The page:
An overachiever’s guide to rest

Part 1: Overachievers are made

Some of us come by our overachieving ways through our schooling system: we’re rewarded for achieving, whether it be grades or sports or extracurricular activities. Some others come by it by internalizing family pressure (especially immigrant and POC families, which often place expectations — both spoken and unspoken — on the next generation to succeed, because parents and grandparents worked hard to give them opportunities they themselves never had). Even others see examples of success on various media sources (including social media), and internalize those goals for themselves. And others… well, they get the double- or triple-whammy of all of the above.

#1 Oriented toward completion

A grid paper notebook with a hand-written checklist. A hand holds a black pen as the person continues writing.

#2 Oriented toward quality

“This is spectacular!” Overachievers have been praised for going above and beyond in many facets of their lives. Maybe it was the school project that showed a level of detail and insight that teachers and peers weren’t expecting. Maybe it was holding up the family as a teen during a time of stress or trauma. In professional life, it’s crafting a narrative so strong, it blows everything else out of the water. It’s designing something so compelling, everyone nods instead of surfacing core questions about the approach. It’s submitting code that is elegant, optimized, will scale, and is well-documented.

#3 Oriented toward quantity

“How do you do so much?!” Hearing such statements are gratifying, particularly when you’re feeling tired or exhausted. It starts when we’re young, as children who are in a whole set of extracurriculars, and then in high school trying to prove your leadership so that you’ll have a compelling application to a top-name university. Fast forward a decade, and you’ll find that these same overachievers are also in high-demand jobs, living high-impact lives, and sharing the latest productivity tips with one another while polishing the humblebrag about how busy they are.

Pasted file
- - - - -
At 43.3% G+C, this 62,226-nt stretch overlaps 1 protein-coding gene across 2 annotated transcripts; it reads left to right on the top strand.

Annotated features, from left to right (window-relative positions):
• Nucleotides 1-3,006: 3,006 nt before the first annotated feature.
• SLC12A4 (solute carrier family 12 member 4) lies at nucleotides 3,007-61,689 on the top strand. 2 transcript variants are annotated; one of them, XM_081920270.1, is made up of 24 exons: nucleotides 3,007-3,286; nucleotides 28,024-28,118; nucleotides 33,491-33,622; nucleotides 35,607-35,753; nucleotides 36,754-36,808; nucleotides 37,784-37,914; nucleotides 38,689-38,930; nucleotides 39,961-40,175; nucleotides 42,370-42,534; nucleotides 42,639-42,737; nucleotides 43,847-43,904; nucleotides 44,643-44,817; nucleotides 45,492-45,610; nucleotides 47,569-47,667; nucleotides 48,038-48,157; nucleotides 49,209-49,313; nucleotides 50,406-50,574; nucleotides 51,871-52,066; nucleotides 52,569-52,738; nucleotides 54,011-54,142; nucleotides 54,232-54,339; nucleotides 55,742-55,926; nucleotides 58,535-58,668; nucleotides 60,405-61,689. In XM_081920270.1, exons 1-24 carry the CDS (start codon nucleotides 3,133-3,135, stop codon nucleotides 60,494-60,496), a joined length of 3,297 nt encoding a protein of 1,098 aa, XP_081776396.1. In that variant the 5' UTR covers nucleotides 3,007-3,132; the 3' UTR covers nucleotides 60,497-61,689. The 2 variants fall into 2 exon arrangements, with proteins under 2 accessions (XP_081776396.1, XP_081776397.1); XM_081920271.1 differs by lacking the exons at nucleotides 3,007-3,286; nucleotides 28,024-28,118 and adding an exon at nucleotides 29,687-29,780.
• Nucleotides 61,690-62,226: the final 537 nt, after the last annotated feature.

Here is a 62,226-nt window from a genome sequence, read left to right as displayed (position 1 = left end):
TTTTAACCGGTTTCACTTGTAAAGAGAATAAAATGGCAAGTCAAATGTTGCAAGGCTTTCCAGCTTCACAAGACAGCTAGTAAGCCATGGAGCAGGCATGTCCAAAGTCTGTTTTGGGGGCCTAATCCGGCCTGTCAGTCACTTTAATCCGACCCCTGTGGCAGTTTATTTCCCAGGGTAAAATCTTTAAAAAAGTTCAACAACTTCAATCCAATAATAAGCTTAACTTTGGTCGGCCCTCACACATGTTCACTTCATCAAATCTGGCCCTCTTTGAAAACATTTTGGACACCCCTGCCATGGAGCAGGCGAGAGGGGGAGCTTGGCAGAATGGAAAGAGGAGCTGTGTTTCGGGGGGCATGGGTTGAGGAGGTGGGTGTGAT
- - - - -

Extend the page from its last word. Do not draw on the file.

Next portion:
#4 Oriented toward reliability

“I know I can count on you.” Overachievers have been told, over and over again, that their ability to always deliver a lot, on time, and with quality, is a core part of their value to whatever context they currently are in. Furthermore, overachievers are typically very responsible people, and have come to understand that others trust them to hold up their end of an agreement.

#5 Oriented toward delayed gratification

Athletes and overachievers both have a superpower: they can ignore pain for a really long time. Whether you’re a marathon runner or a martial artist, you know how to continue to perform through pain, manage it, and continue to train through injury (hopefully, intelligently). And of course, there’s also the question of whether the Venn diagram between athletes and overachievers is just a circle.

Part 2: How to approach rest as an overachiever

If you’ve seen yourself in any or all of the statements I mentioned above, rest feels like a violation of your core values because your identity is enmeshed with your output and behavior. And at the same time, we probably all know that rest is absolutely essential to long-term sustainability. In the past few years, we’ve added a vast amount of uncertainty with a global pandemic, an unexpected war, supply chain challenges, inflation, and overall decreased economic stability. All of these increase the pressure on each of us, many to the point of breaking.

#1 Divest yourself of the belief that it all has to be done by you right now

Overachievers are hyper-responsible people who often put the onus of completion on themselves. As a result, we hold an unspoken belief (often due to poor experiences) that if something is on your plate, it has to be done by you, and it has to be done at quality, and it has to be done right now.

  • It’s rarely worth it for me to work past the point of diminishing returns
  • I have a fixed number of functional hours every day
  • Certain things can be delayed without repercussion
  • Certain things can be delegated without repercussion

#2 Frame your conversations around priorities